For a moment, governments had a realistic capacity to direct a huge automobile company to serve the workers and consumers better than a for-profit corporation would ever do. This was never perceived to be a realistic notion. In a liberal capitalist democracy we are in the business to serve capital, not the working class.
The bail-out worked and GM enjoyed 15 quarters of profits, realizing $20-billion in net income. This made some people very happy. It was not the tax-payers. The guesstimate is that the Obama administration sold its equity in GM at a loss approximating $10-billion. But investors were very happy. Dividends to shareholders were increased. In March of this year, the financial papers reported that a hedge fund manager with a large stake in GM was urging it to buy back its shares on the market. Once shares are bought back, share prices rise as there are now less claims on the corporation’s assets and profits. Incumbent shareholders such as the hedge fund in question and, usually, the executives who make the decision to buy back shares, make out like bandits.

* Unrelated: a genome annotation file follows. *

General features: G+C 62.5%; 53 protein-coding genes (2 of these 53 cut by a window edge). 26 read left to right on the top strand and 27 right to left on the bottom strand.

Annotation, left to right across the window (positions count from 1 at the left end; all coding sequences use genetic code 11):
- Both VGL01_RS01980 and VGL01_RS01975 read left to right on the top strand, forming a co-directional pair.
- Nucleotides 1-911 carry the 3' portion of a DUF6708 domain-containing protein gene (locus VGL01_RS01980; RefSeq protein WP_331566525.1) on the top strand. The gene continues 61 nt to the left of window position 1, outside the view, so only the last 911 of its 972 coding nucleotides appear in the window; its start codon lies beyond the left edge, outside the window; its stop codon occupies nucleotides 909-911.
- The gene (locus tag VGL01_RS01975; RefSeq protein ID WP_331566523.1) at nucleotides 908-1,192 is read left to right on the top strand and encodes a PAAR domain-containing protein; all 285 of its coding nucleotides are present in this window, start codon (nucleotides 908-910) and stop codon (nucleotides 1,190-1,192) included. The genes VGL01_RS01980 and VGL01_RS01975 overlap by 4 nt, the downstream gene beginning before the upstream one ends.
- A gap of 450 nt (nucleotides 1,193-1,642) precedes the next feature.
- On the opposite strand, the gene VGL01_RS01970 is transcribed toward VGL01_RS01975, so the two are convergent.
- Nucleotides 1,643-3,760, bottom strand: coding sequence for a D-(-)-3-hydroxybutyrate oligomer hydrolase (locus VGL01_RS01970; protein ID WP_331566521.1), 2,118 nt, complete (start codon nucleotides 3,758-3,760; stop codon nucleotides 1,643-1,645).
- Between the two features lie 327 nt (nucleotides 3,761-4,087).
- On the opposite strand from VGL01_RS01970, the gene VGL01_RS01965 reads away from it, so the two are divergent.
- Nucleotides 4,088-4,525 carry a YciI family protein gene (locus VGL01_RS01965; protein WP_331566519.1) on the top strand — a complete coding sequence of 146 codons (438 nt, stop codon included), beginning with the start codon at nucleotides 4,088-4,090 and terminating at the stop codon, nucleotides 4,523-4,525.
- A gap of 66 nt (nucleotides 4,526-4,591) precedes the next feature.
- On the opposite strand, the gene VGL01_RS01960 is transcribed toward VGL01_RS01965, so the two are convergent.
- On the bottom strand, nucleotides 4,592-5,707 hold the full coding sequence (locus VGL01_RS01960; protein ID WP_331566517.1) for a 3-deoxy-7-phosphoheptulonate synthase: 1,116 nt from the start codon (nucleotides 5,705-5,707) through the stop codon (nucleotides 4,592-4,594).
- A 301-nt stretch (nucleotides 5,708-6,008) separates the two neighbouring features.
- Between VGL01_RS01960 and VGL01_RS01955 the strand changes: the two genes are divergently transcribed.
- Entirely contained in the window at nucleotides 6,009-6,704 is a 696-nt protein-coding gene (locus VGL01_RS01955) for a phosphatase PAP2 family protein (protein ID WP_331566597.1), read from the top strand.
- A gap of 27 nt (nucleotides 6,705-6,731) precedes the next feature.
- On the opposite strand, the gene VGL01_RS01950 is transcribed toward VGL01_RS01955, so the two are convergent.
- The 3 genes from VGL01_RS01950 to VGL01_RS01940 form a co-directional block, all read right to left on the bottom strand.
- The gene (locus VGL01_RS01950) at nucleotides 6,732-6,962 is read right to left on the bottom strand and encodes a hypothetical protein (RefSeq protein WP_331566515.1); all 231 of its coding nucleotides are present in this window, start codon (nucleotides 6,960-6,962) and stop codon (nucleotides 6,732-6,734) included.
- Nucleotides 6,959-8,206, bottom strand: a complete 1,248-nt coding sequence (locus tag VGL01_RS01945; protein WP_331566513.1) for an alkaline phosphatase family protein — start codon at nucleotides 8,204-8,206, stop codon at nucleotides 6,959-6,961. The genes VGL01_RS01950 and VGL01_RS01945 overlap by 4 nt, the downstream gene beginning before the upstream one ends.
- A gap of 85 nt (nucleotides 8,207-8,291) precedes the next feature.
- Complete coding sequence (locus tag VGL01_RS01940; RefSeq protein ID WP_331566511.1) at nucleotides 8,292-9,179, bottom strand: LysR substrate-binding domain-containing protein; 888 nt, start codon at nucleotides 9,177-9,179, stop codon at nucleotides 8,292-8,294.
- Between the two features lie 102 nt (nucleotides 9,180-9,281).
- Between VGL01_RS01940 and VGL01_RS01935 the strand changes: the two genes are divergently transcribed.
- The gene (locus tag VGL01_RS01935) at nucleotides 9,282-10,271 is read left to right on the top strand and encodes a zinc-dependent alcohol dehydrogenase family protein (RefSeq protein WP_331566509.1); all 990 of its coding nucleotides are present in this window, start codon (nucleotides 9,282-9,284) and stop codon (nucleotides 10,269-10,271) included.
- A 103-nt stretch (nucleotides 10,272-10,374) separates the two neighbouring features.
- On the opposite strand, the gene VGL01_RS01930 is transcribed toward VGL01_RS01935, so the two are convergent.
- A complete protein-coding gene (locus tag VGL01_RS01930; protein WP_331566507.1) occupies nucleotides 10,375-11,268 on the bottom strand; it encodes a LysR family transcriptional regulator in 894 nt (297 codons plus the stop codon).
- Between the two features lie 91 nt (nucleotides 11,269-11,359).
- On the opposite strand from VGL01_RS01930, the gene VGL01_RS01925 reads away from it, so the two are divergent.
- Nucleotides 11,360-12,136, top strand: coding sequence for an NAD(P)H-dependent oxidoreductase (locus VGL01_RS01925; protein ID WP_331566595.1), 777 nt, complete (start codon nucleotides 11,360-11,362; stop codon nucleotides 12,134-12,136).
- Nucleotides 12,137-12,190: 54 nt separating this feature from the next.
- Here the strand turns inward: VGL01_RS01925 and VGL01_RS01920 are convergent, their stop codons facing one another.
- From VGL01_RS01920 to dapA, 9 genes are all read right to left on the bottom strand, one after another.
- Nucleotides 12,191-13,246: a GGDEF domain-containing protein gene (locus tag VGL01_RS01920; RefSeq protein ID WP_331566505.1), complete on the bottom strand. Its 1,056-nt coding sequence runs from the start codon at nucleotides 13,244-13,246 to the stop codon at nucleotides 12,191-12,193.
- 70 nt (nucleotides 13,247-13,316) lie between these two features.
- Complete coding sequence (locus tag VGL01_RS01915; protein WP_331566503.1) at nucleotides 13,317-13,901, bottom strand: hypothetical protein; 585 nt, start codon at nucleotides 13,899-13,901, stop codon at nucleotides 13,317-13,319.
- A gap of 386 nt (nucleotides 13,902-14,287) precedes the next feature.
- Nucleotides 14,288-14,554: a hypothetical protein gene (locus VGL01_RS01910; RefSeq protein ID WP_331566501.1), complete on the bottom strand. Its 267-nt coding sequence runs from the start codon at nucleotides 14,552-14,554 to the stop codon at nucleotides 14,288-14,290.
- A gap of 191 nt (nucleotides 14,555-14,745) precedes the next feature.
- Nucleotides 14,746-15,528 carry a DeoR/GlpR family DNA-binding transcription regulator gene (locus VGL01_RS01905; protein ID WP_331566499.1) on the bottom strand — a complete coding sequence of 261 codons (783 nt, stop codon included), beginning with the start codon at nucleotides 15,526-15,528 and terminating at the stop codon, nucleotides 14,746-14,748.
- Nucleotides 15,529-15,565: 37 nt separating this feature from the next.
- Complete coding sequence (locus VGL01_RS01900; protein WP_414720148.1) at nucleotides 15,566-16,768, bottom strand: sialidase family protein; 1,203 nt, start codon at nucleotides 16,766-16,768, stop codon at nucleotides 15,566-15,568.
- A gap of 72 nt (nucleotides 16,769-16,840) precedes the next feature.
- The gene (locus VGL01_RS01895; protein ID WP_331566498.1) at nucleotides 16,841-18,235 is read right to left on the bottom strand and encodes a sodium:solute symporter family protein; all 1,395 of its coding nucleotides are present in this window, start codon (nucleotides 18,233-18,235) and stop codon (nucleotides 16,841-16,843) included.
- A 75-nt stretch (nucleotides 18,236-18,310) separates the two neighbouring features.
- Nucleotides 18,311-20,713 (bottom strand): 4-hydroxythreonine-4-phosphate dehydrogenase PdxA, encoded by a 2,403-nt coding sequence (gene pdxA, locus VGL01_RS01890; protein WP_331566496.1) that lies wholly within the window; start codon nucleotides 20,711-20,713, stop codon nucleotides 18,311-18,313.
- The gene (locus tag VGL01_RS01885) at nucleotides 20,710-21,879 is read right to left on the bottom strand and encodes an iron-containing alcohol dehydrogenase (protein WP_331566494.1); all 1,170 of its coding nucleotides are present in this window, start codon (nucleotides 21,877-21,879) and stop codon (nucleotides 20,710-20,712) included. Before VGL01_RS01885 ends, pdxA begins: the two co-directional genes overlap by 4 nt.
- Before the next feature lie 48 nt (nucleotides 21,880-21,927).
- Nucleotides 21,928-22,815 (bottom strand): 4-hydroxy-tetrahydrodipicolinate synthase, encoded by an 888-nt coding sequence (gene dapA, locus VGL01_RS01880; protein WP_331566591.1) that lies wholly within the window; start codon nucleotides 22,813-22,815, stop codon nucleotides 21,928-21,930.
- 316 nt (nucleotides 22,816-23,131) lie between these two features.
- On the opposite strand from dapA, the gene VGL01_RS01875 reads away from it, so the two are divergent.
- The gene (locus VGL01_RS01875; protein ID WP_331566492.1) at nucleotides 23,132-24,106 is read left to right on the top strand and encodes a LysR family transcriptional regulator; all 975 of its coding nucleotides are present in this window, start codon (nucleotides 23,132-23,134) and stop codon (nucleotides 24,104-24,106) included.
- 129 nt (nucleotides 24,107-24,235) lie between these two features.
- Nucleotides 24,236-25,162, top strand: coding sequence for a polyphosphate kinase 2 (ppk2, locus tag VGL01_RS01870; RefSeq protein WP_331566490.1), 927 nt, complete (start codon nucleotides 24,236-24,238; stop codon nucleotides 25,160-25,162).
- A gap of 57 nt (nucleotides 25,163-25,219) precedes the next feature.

All this government generosity should have made GM grateful to government. But no.
In 2016 they were back at the beggars’ table (or, more accurately, the blackmailers’ table). They told the Canadian and Ontario governments that things were tough and the Oshawa plant needed help to stay modern and viable. More money was dumped into the bottomless GM pot. And now, barely two years later, having made promises to governments and workers that they would share in the expected bounty, they tell us that, “sorry, we can get a better deal elsewhere.” And we are dismayed. But surely not surprised?